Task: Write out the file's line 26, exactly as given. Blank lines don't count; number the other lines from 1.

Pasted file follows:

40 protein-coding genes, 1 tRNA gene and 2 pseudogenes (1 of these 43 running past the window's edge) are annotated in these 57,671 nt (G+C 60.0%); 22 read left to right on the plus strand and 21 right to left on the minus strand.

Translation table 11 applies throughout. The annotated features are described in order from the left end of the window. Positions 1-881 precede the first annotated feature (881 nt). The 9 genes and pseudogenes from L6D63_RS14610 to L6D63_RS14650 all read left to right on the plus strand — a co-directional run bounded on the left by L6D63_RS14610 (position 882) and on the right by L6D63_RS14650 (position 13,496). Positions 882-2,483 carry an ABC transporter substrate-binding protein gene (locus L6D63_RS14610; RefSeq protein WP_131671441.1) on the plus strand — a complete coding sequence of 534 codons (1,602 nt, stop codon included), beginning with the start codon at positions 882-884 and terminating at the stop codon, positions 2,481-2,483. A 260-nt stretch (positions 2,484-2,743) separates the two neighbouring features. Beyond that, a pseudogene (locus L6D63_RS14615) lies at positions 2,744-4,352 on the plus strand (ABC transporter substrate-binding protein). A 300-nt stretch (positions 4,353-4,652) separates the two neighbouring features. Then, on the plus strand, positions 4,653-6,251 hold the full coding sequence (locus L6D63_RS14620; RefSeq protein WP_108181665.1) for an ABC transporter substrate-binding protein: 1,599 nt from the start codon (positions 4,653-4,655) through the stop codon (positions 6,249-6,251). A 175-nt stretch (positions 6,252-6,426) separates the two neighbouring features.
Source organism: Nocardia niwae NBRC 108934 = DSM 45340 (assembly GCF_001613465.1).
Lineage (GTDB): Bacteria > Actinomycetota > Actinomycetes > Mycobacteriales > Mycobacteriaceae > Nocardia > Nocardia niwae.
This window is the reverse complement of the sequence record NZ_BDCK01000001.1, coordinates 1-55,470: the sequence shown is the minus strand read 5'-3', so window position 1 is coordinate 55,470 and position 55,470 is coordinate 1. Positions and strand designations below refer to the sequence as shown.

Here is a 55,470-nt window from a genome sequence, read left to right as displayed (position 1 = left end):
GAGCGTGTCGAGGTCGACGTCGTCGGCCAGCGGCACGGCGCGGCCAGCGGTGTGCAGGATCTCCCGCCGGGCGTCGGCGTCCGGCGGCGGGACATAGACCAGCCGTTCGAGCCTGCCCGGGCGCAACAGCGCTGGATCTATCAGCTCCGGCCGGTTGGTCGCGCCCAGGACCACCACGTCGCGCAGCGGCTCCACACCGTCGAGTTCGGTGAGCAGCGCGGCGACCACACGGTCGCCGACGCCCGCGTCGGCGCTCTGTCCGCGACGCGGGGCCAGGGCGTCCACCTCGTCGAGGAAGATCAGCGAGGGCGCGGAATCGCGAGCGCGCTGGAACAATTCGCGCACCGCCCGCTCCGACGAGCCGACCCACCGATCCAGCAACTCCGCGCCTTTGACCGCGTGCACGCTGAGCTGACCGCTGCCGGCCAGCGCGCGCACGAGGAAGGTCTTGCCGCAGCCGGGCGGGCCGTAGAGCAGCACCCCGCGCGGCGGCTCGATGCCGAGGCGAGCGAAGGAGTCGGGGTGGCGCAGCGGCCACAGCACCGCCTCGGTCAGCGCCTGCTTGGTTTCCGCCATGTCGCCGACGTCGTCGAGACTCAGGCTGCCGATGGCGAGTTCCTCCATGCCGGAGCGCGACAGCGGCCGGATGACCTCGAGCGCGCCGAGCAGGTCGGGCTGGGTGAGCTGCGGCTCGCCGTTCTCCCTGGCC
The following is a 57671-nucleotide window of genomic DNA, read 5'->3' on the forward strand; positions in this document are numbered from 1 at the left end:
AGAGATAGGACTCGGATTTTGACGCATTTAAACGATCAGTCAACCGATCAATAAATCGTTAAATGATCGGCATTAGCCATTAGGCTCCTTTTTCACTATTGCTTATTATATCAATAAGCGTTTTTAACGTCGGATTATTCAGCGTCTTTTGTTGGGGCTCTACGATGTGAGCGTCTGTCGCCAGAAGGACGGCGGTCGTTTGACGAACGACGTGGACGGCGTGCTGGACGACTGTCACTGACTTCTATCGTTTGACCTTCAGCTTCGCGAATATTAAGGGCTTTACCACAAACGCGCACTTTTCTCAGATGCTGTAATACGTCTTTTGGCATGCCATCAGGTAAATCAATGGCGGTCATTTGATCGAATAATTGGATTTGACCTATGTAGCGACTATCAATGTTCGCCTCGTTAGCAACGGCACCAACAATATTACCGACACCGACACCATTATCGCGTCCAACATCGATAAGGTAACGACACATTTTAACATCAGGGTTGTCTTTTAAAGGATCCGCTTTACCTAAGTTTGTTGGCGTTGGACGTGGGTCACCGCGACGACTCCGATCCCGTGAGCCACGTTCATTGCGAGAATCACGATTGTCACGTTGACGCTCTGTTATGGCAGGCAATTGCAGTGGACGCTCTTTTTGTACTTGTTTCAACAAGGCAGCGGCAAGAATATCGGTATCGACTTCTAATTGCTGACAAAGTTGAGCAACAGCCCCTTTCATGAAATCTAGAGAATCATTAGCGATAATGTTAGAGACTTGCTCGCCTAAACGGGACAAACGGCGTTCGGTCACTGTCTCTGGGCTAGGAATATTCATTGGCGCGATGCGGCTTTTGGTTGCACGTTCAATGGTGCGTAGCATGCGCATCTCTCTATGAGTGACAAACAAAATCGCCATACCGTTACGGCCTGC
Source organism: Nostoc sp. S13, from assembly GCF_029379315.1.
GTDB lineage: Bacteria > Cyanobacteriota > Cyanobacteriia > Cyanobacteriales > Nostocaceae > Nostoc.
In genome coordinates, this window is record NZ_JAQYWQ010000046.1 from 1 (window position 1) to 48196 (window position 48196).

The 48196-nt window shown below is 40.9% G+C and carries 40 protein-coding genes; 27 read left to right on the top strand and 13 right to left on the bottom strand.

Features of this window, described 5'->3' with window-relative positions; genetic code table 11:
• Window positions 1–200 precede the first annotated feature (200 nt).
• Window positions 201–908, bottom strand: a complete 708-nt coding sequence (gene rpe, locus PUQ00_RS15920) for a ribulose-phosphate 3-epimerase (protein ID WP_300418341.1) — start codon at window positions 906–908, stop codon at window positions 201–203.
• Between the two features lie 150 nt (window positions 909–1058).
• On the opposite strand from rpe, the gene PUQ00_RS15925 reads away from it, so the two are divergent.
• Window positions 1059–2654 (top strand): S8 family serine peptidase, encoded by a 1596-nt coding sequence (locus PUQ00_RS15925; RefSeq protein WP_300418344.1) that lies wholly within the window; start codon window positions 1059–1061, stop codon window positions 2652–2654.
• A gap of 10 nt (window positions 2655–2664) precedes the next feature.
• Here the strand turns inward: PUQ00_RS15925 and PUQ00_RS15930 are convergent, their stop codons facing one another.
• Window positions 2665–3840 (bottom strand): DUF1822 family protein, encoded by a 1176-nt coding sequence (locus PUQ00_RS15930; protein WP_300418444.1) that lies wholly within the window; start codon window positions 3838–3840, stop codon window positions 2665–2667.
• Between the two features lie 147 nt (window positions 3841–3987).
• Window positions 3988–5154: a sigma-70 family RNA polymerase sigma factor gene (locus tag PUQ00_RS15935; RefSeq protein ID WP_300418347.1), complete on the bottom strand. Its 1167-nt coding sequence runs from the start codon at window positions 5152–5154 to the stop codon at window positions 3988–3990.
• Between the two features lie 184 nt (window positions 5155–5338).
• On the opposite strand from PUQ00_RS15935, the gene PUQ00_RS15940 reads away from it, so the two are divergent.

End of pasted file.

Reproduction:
• On the opposite strand from PUQ00_RS15935, the gene PUQ00_RS15940 reads away from it, so the two are divergent.